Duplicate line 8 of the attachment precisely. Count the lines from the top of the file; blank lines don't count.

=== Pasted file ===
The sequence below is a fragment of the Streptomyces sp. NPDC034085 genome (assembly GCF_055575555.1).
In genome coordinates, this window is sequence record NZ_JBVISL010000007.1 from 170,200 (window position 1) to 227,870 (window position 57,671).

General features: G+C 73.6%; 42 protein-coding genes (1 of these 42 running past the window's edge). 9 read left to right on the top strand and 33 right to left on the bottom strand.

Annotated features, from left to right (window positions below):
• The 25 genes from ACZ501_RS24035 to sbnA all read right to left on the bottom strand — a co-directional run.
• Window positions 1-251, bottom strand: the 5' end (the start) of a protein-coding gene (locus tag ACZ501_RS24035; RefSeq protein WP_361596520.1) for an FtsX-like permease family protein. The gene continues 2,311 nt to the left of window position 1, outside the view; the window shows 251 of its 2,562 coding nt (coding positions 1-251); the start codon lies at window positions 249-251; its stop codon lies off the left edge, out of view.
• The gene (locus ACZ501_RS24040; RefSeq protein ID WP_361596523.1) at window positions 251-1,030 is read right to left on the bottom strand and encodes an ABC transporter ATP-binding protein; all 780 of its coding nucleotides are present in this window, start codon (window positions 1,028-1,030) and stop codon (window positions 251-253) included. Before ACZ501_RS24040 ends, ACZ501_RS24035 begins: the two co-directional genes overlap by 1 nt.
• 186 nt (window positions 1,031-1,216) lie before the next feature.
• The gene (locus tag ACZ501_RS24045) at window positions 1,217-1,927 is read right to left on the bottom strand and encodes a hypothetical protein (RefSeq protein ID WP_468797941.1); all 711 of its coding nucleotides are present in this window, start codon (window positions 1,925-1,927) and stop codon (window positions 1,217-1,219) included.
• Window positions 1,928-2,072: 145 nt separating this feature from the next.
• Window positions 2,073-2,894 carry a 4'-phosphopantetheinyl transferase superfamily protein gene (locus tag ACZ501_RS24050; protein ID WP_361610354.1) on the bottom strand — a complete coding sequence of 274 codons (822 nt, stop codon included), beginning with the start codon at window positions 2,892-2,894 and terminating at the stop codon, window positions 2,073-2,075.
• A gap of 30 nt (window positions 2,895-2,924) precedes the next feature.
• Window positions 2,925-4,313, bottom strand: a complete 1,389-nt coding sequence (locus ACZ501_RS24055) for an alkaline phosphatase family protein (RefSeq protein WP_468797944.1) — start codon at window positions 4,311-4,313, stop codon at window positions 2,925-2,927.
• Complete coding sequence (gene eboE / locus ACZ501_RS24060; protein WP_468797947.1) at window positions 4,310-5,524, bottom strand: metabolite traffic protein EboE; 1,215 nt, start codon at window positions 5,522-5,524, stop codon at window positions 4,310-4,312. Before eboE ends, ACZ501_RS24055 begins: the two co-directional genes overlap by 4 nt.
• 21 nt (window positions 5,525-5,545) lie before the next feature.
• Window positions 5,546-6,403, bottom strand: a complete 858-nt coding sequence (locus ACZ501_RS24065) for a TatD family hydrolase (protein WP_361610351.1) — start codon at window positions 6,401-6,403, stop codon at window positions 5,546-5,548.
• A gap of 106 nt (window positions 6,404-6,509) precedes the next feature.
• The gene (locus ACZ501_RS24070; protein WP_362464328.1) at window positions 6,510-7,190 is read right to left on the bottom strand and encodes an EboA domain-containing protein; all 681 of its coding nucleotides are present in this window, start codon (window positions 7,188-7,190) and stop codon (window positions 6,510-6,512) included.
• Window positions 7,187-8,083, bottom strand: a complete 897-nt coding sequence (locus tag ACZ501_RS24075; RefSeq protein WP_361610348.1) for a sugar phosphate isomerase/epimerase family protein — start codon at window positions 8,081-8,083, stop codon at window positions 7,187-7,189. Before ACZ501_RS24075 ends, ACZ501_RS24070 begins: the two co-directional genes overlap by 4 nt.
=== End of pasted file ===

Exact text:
• 186 nt (window positions 1,031-1,216) lie before the next feature.